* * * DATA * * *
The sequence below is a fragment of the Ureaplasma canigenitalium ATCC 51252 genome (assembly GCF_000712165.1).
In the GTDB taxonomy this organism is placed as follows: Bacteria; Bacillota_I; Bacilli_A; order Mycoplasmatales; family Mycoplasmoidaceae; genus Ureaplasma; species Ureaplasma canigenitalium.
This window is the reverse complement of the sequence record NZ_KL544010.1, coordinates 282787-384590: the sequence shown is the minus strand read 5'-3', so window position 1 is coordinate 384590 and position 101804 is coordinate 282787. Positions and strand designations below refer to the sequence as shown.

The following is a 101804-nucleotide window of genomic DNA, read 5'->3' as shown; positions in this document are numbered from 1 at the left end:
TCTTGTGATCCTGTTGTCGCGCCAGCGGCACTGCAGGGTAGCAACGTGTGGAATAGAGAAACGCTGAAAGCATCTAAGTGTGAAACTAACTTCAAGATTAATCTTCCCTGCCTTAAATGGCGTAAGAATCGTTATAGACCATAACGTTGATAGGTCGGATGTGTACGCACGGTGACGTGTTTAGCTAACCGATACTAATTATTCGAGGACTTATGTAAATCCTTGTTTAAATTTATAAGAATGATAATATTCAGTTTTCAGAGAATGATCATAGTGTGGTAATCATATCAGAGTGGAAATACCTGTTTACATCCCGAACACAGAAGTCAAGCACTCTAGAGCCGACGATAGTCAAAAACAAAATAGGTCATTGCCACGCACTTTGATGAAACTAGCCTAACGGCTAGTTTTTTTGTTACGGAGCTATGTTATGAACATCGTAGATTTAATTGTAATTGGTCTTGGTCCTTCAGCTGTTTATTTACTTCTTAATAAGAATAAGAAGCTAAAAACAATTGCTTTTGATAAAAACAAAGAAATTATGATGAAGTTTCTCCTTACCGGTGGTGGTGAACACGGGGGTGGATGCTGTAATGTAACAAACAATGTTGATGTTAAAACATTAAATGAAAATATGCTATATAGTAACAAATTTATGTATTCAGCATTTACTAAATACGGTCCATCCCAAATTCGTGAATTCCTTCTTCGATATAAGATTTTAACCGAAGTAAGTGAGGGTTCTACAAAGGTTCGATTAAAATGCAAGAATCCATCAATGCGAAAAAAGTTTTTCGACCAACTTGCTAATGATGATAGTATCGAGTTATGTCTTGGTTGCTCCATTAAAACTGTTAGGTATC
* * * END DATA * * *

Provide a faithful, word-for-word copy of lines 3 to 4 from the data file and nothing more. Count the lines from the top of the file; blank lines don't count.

This window is the reverse complement of the sequence record NZ_KL544010.1, coordinates 282787-384590: the sequence shown is the minus strand read 5'-3', so window position 1 is coordinate 384590 and position 101804 is coordinate 282787. Positions and strand designations below refer to the sequence as shown.

The following is a 101804-nucleotide window of genomic DNA, read 5'->3' as shown; positions in this document are numbered from 1 at the left end: